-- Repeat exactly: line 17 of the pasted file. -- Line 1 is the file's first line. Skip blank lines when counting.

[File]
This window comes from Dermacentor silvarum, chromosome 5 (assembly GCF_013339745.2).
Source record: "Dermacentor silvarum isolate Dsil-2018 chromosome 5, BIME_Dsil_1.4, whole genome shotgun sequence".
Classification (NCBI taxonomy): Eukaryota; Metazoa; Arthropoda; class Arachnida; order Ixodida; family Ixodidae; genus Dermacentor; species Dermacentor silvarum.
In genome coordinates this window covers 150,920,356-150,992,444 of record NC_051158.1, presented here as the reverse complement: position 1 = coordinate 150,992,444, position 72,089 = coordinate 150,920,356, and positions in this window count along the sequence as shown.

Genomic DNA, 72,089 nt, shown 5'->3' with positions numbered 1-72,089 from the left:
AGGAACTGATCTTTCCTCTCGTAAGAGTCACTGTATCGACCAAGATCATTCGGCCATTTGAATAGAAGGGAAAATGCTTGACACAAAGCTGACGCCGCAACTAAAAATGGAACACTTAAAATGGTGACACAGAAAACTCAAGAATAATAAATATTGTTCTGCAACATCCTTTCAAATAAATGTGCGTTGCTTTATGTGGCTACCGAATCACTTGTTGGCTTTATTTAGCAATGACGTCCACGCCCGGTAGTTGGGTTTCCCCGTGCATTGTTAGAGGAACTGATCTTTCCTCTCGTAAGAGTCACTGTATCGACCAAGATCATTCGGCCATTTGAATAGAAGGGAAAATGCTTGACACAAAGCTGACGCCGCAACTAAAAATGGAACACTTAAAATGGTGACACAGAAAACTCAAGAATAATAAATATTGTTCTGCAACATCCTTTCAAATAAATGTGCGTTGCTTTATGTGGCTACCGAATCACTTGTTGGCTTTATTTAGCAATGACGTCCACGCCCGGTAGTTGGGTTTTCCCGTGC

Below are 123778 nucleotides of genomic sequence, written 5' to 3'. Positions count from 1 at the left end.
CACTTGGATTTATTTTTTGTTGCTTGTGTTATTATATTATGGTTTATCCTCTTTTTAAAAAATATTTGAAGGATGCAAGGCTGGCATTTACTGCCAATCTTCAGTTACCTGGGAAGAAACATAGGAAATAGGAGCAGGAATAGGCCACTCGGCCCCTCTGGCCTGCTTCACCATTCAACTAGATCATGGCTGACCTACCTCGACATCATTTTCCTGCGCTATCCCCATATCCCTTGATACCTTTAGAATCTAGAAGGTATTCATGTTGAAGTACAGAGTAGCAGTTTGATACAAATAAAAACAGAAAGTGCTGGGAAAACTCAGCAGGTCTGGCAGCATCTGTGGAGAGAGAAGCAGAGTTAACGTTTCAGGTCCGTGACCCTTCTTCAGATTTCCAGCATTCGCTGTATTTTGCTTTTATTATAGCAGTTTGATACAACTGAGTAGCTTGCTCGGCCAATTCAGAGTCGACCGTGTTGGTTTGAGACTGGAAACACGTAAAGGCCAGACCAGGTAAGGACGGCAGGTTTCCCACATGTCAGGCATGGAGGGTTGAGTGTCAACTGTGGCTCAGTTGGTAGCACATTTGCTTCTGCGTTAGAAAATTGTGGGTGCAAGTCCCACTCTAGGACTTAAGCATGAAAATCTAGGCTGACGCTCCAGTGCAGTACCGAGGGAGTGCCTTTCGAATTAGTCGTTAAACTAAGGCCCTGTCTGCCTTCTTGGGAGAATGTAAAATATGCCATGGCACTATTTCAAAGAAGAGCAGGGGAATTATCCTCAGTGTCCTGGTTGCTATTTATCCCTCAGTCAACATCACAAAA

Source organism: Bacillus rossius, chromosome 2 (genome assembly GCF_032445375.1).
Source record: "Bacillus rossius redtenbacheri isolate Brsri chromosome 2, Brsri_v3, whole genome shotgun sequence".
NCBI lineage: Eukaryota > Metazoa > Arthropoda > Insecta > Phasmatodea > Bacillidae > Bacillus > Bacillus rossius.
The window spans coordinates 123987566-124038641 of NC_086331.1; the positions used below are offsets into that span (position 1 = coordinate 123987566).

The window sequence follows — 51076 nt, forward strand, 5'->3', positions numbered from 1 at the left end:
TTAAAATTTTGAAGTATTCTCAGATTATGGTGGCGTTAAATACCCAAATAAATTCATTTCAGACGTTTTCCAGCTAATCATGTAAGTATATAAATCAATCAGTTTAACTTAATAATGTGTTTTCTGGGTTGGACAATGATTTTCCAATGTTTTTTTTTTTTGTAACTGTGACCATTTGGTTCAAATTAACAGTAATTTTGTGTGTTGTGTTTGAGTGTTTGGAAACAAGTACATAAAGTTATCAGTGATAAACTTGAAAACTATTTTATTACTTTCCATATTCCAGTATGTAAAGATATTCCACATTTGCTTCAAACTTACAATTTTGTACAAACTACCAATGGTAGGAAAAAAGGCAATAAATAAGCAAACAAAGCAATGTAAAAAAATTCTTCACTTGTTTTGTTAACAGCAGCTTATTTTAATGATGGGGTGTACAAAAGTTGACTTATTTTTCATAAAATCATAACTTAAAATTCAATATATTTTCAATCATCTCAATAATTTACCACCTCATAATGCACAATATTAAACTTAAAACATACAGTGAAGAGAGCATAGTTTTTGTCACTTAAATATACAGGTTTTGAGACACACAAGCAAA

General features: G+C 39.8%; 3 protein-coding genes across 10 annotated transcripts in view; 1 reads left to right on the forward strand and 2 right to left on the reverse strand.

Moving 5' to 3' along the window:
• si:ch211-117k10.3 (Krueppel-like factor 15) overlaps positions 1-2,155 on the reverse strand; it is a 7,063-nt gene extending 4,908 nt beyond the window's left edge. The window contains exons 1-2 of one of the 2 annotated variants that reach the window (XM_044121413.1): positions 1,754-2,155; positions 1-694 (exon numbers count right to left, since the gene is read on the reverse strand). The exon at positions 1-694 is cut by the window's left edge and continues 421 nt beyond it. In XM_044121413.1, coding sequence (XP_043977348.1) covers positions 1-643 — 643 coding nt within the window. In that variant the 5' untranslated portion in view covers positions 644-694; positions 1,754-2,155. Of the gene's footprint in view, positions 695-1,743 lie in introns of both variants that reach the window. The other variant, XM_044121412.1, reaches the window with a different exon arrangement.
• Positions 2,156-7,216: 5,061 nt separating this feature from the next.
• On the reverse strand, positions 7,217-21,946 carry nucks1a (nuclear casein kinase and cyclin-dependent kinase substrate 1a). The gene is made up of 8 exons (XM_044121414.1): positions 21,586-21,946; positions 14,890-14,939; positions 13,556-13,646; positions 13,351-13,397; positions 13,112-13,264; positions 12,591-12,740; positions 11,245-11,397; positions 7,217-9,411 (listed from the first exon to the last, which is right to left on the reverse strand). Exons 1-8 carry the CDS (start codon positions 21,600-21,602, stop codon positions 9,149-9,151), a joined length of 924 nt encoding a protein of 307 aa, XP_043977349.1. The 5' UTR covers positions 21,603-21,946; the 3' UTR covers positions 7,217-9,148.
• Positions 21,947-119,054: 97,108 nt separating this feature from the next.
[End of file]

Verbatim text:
• si:ch211-117k10.3 (Krueppel-like factor 15) overlaps positions 1-2,155 on the reverse strand; it is a 7,063-nt gene extending 4,908 nt beyond the window's left edge. The window contains exons 1-2 of one of the 2 annotated variants that reach the window (XM_044121413.1): positions 1,754-2,155; positions 1-694 (exon numbers count right to left, since the gene is read on the reverse strand). The exon at positions 1-694 is cut by the window's left edge and continues 421 nt beyond it. In XM_044121413.1, coding sequence (XP_043977348.1) covers positions 1-643 — 643 coding nt within the window. In that variant the 5' untranslated portion in view covers positions 644-694; positions 1,754-2,155. Of the gene's footprint in view, positions 695-1,743 lie in introns of both variants that reach the window. The other variant, XM_044121412.1, reaches the window with a different exon arrangement.